"No – but wait. I had no other letter and no other communication of any sort. I searched the papers for any news of him, thinking he might put something for me in the personal columns, but there was not a sign. Days passed that way, my business was closed and I had time to think, and the more I thought the more strange and inexplicable it seemed. Why, in the letter, had he made no reference to the broken engagement, so vital to both of us, that night in the church. Why had he said nothing about my mother whose state of mind he would have guessed?

"From the first I had suspicions that something was wrong. I could not believe he would have done what they said he had. Even after I read in the papers of his carefully planned get-away I was not convinced. After that scene in the Whitney office, when I saw you were all watching me, eager to trip me into any admission, my suspicions grew stronger. There was more than showed on the surface. I sensed it, an instinct warned me.

"As days passed and I heard nothing more from him, the conviction grew that something had happened to him. If it was accident I was certain it would have been known; if, as many thought, he'd lost his memory and strayed away, I was equally certain he'd have been seen and recognized. What else could it be? Can you picture me, shut up with my poor distracted mother, ravaged by fear and anxiety? Those waiting days – how terrible they were – with that sense of dread always growing, growing. Finally it came to a climax. If my father was dead as I thought, there was only one explanation – foul play. On Friday, when you came to see me, I was at the breaking point, afraid to speak, desperate for help and unable to ask for it.

"Now I come to the day when I learned everything, when all these broken forebodings of disaster fell together like the bits of glass in a kaleidoscope and took a definite shape. It was Sunday, can it be only two days ago? My mother had moved to the cottage and I was alone in the apartment packing up to follow her. About the middle of the afternoon while I was hard at work the telephone rang. I answered it and was told by the operator Long Distance was calling me, Quebec. At that my heart gave a great jump of joy and relief – my father was alive and sending for me again. It was like the wireless answer of help to a foundering vessel.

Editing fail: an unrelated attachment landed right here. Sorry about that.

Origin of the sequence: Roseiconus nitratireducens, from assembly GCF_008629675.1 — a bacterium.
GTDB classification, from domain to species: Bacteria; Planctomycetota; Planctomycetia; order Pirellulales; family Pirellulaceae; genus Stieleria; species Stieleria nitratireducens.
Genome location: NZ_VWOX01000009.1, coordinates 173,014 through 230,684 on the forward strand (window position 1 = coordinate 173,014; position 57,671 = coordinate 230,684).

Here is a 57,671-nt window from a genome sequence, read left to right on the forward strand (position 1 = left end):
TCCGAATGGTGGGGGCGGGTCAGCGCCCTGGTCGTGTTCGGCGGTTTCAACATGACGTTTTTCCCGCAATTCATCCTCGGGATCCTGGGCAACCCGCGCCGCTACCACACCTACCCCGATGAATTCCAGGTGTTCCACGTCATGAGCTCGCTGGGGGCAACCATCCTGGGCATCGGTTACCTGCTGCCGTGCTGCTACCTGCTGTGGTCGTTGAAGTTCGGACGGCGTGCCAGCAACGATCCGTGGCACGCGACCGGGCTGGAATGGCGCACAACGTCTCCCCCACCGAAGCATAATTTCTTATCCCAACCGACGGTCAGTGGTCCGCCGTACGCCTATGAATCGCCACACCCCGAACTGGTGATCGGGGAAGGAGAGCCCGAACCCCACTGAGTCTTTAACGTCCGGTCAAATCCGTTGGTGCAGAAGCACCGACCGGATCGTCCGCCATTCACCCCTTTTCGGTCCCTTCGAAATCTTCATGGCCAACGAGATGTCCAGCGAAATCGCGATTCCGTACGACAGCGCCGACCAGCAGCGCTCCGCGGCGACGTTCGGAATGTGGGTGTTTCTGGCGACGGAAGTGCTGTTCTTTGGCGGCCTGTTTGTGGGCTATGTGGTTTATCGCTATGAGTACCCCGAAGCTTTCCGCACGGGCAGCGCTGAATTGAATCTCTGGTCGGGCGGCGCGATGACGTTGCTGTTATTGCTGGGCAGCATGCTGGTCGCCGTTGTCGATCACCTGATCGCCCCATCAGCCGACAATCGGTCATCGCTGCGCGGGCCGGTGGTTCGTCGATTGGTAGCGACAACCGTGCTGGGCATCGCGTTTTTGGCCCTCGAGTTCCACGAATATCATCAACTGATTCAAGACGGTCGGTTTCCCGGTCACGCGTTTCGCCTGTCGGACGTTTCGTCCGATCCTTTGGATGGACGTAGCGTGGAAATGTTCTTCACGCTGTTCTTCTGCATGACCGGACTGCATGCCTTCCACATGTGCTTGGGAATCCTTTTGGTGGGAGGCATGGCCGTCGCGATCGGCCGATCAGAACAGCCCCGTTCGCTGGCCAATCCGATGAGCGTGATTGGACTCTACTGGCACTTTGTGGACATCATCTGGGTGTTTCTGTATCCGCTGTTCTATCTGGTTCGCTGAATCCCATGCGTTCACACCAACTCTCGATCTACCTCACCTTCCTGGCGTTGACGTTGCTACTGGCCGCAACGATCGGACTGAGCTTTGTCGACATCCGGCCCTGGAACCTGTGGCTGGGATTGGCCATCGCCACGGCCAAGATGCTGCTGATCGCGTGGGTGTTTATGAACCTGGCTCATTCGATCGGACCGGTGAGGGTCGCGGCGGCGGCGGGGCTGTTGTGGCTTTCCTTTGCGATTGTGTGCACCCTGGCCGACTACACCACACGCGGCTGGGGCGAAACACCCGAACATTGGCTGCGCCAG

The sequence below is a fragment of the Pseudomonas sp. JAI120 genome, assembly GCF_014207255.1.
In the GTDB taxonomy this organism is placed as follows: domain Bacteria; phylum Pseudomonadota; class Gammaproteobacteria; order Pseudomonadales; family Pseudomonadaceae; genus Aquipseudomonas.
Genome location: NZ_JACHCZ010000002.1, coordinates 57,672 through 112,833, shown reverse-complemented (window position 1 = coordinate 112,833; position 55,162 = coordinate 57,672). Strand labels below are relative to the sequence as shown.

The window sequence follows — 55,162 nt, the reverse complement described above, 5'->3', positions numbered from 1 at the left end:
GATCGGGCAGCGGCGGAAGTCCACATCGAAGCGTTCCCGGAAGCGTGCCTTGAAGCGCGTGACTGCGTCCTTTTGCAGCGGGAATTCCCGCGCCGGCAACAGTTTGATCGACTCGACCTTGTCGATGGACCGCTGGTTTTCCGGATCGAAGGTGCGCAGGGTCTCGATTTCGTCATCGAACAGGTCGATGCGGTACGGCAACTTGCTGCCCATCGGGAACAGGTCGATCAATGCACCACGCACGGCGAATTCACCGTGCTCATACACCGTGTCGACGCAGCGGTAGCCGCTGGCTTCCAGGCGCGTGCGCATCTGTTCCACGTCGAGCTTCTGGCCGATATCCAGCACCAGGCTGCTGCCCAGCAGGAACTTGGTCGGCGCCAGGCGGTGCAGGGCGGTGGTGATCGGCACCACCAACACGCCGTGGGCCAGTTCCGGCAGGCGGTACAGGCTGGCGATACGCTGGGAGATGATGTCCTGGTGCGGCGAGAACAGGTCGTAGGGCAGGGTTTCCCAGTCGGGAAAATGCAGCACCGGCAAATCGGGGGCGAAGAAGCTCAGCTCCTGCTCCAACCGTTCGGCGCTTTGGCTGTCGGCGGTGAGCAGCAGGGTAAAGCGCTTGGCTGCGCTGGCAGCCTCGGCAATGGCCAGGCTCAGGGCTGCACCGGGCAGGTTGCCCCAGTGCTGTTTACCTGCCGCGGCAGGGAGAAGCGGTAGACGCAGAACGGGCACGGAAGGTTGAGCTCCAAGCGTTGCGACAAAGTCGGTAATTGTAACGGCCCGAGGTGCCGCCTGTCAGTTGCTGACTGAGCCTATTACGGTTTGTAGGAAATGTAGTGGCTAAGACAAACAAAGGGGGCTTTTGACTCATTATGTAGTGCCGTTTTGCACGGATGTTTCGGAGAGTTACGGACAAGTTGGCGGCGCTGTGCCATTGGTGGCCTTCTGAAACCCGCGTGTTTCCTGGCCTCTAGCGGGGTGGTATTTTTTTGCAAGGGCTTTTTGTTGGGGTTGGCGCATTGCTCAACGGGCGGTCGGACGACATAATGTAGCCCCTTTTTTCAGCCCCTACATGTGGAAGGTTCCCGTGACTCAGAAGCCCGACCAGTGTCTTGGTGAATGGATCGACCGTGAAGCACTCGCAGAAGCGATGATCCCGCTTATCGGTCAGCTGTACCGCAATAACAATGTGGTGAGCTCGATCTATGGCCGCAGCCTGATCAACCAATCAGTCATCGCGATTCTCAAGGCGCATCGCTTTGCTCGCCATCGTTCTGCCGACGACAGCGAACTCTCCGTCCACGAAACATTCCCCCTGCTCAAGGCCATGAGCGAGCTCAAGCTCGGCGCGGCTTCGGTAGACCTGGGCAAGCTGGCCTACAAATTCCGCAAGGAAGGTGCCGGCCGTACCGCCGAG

"You know how often the Long Distance connection varies – one day you can recognize a voice a thousand miles off that on the next you can't make out at a hundred? The voice that had spoken to me from Toronto was no more than a vibration of the wire, thin and toneless. The one that spoke from Quebec was distinct and colored with a personality.

"The first words were that it was J. W. B. and at these words, as if the receiver had shot an electric current into me, I started and grew tense, for it did not sound like the voice of J. W. B. It went on, explaining why he had not communicated with me, and how he now again wanted me to come to him. I, listening, became more and more sure that the person speaking was not my father, but that, whoever he was, his voice stirred a faint memory, was dimly suggestive of a voice I did know.

"I was confused and agitated, standing there with the receiver at my ear, while those sentences ran over the wire, every syllable clear and distinct. Then, suddenly, I thought of a way I could find out. My father was the only man in the world who knew of our secret, of the plan for our reunion. A simple question would test the knowledge of the person talking to me. When he had finished I said:

"'I've been longing to hear from you, not only for myself but for my mother – she's been in despair.'

"There was a slight pause before the voice answered:

"'Why should Mrs. Whitehall be so disturbed?'

"Then I knew it wasn't Johnston Barker. The reason for Mrs. Whitehall's disturbance was as well known to him as it was to me. Besides in our talks together he had never alluded to her as 'Mrs. Whitehall' but always as 'your mother' or by her Christian name, Serena.

"I said the mystery of his disappearance had upset her, she was afraid something had happened to him. A faint laugh – with again that curiously familiar echo in it – came along the wire:

"'You can set her mind at rest after you've seen me.'